Anti-virus company Symantec has now discovered that, when running under Windows, the malware has a number of other interesting tricks up its sleeve. Crisis searches for VMware images and infects them with a copy of itself. It also uses the Remote Application Programming Interface (RAPI) to install modules on any devices running Windows Mobile (the forerunner to Microsoft’s current Windows Phone operating system). What exactly these modules do there is not yet clear – Symantec’s virus lab has not managed to get hold of them.

With the help of a little social engineering, the malware appears to be being spread via a Java file named AdobeFlashPlayer.jar, which is signed using a self-signed VeriSign certificate. If a user opens the file and chooses to ignore the error message generated by the self-signed certificate, separate payloads for Windows or Mac OS X are executed depending on the operating system on which the file is opened.

It is notable that this piece of spyware has not yet been observed in the wild by any of the major anti-virus software companies. Samples were uploaded to anti-virus service VirusTotal, which passed them on to the virus labs. Its limited distribution suggests that Crisis is being used for targeted attacks, along the lines of those carried out using commercial trojan toolkit FinSpy, sold by Finfisher. According Russian AV company Dr Web, this is the latest specimen of Italian company HackingTeam’s Remote Control System, also known as Da Vinci.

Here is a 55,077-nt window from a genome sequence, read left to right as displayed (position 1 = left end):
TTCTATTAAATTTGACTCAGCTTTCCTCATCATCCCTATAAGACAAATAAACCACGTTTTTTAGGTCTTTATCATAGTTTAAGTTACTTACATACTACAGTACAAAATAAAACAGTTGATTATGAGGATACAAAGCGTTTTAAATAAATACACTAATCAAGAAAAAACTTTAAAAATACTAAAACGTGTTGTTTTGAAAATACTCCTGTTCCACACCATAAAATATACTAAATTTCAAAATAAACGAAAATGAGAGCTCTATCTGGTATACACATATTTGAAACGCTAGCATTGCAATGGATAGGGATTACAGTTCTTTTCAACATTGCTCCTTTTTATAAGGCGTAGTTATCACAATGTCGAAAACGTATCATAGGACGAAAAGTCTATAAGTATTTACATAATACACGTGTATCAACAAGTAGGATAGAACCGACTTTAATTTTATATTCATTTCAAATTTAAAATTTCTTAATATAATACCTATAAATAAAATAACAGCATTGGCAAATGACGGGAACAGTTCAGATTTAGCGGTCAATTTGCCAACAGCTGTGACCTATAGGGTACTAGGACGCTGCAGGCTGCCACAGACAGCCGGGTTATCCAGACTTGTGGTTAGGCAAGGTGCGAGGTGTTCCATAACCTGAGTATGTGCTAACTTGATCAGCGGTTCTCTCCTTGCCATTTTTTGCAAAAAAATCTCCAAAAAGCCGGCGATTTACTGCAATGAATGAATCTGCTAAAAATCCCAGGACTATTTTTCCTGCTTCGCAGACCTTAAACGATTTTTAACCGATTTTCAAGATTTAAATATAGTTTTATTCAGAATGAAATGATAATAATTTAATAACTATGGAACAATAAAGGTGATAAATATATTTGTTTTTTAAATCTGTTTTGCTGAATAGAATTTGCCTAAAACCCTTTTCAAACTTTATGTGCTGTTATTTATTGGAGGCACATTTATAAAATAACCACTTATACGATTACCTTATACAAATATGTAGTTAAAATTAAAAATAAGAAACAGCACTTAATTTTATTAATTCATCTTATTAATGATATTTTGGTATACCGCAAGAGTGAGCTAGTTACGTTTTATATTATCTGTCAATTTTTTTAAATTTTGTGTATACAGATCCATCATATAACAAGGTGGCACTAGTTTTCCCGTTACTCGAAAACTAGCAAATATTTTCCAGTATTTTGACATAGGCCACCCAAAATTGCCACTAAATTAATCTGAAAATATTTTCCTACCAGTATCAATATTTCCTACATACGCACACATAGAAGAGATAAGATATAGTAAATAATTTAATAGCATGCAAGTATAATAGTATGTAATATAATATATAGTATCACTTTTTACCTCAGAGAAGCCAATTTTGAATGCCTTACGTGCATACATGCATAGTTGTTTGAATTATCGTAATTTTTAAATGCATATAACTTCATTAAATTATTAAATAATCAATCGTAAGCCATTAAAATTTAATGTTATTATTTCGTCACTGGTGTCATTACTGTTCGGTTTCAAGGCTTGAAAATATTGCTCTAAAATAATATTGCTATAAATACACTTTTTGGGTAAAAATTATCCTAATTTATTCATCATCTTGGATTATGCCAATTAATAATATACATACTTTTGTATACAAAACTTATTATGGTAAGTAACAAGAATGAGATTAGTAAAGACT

The company sells its spyware as a “hacking suite for governmental interception” and, among other things, its product brochure promises the ability to eavesdrop on Skype calls. As well as Windows and Mac OS X, Da Vinci also supports iOS, Android, Blackberry, Symbian and Linux. Close inspection of the screenshots in the brochure suggests that Da Vinci also appears to be able to divulge the current location of the person under surveillance.